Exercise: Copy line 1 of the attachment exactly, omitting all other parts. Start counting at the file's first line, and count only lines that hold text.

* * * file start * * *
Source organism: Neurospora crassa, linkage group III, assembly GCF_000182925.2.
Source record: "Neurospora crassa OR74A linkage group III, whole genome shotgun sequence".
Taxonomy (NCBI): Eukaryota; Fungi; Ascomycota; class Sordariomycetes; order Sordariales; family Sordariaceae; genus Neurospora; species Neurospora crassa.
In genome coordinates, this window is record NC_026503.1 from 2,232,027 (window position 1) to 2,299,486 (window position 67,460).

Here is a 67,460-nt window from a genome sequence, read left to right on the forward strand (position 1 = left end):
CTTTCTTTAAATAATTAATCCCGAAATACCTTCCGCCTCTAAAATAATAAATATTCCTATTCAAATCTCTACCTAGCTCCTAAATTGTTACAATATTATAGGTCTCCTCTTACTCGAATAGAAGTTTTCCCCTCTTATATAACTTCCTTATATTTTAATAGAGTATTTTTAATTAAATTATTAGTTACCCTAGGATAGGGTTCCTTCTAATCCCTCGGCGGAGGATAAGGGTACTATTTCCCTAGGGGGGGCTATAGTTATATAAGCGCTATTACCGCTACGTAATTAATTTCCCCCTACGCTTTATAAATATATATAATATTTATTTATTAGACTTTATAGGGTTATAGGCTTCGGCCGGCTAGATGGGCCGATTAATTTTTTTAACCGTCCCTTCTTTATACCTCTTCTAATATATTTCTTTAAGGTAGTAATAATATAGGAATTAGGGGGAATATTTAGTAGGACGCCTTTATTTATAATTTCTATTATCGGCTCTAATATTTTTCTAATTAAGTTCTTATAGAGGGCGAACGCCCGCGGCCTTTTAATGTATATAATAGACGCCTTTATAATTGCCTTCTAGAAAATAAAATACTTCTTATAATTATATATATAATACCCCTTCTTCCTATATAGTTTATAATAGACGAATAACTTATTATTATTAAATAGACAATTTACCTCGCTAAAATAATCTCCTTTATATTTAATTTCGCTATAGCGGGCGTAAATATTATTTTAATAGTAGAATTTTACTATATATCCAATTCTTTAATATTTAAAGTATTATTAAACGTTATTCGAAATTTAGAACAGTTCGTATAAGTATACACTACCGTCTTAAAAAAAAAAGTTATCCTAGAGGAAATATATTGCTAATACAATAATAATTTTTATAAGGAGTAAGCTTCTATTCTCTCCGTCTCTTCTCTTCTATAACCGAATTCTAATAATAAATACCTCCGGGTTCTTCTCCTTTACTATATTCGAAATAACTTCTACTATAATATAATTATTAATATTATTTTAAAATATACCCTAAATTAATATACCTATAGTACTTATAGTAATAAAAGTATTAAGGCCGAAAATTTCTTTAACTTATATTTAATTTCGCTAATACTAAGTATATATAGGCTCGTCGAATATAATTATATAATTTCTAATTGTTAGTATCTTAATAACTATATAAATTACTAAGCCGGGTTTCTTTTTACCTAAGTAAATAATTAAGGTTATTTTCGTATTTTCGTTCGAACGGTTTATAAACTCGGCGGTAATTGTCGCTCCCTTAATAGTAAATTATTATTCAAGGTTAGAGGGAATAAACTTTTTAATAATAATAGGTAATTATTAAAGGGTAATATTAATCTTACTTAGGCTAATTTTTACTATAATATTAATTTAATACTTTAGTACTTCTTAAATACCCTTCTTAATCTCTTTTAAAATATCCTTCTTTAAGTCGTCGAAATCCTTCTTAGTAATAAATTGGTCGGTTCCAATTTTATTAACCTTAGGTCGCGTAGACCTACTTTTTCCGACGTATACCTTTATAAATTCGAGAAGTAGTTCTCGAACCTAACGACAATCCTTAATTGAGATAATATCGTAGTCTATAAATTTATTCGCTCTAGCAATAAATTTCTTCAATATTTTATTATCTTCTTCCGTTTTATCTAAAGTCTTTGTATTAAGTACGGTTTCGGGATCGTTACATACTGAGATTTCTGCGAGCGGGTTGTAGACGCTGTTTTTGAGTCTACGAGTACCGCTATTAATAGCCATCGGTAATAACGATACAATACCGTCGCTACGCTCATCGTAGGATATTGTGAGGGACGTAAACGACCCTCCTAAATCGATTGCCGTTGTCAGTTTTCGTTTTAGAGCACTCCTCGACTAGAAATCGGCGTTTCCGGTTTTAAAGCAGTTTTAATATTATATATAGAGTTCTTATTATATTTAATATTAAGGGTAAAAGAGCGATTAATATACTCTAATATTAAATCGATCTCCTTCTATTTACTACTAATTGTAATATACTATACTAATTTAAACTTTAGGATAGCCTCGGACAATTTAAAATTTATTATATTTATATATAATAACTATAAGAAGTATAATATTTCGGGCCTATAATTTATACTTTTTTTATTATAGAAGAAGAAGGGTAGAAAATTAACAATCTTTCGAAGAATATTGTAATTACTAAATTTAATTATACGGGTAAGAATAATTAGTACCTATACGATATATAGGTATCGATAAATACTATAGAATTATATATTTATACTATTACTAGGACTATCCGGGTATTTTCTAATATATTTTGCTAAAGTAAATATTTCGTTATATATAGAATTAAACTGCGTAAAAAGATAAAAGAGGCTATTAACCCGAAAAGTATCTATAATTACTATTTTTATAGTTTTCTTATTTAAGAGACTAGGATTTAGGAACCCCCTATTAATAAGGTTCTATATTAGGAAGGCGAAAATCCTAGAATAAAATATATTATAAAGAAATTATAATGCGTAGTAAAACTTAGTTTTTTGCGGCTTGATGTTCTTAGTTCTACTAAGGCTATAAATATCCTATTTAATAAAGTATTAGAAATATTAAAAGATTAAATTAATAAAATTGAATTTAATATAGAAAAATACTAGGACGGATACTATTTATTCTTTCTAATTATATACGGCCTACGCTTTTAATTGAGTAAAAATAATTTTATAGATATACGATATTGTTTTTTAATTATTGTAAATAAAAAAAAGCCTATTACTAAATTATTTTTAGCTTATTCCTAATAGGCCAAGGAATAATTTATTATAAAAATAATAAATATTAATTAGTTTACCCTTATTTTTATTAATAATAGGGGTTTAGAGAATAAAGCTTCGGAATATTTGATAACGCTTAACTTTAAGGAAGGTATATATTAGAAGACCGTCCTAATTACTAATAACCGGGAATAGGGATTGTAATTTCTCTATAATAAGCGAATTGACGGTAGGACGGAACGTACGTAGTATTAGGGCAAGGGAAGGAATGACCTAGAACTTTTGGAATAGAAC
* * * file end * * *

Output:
Source organism: Neurospora crassa, linkage group III, assembly GCF_000182925.2.